How Crocs grew to become an unlikely vogue icon

Once the world’s most-hated shoe brand, today Crocs is loved by everyone from Justin Bieber to Balenciaga. We speak to global creative director James Gardner about how the brand bit its way back from the cultural brink

Founded by Lyndon Hanson, Scott Seamans and George Boedecker Jr after they acquired a foam injection molding company in the early 2000s, Crocs has undergone an astonishing Cinderella story over the last two decades. Thanks to the comfort factor, the instantly recognisable foam clogs quickly became loved by chefs, healthcare workers, gardeners and kids all over the world – but hated by pretty much everyone else. By the 2010s, the brand’s reputation could be neatly summarised by a meme describing the clogs’ distinctive holes as “where your dignity leaks out”, and in 2014, the company announced plans to close 100 stores and axe 200 jobs.

More recently however, Crocs has experienced something of a cultural comeback, thanks in part to high-profile collaborations with everyone from Justin Bieber to cult skate brand Palace. The company’s position within the fashion zeitgeist was cemented with the onset of coronavirus, when comfort became the deciding factor in many people’s pandemic looks. The company’s sales in the first quarter of 2020 rose by more than 60% compared to the same period the year before. Today, the foam clogs are everywhere, inspiring shaving cream challenges on TikTok, being decked out with Dior Jibbitz (the charms that Croc-wearers personalise their clogs with) on Instagram, and even appearing on the red carpet Oscars in the form of Questlove’s shimmering gold pair.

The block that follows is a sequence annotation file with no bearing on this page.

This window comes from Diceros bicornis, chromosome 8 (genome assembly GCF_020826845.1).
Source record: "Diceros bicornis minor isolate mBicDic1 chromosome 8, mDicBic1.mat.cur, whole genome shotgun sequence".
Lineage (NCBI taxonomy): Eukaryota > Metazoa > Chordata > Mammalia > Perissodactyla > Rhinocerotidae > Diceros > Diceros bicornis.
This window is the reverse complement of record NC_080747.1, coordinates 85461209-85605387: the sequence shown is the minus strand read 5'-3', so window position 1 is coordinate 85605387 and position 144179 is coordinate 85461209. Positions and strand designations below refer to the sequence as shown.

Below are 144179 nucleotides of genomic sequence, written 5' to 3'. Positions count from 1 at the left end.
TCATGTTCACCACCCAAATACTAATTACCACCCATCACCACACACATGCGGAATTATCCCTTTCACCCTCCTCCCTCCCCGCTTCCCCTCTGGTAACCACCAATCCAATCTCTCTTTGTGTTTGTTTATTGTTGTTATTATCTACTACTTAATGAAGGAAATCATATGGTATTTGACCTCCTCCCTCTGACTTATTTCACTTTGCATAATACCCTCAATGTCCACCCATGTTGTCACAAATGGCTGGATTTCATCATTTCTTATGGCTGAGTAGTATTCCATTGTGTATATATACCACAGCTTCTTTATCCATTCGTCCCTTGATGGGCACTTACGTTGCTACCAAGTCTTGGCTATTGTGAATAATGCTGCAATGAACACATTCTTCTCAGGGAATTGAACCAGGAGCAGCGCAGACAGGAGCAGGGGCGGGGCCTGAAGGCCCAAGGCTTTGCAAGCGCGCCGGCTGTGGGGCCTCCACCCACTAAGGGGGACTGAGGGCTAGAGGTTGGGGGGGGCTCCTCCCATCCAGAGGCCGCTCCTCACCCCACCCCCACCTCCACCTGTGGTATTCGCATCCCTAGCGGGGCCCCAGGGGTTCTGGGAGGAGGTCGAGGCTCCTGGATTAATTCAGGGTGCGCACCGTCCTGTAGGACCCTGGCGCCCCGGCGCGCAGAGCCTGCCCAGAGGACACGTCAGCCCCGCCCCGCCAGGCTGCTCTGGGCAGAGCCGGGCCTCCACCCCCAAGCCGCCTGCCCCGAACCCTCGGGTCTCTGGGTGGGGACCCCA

At the heart of Crocs’ unlikely success story is the brand’s willingness to lean into its reputation as the Marmite of the fashion world. It’s an approach that the in-house creative team, headed up by vice president of global creative James Gardner, has played a big part in. After studying creative direction and starting out agency-side, where he worked with brands ranging from Microsoft to Tyson Foods (one of the largest food companies in the world), Gardner went in-house in 2010 when he took up a senior creative director role at sportswear brand Tommy Bahama.

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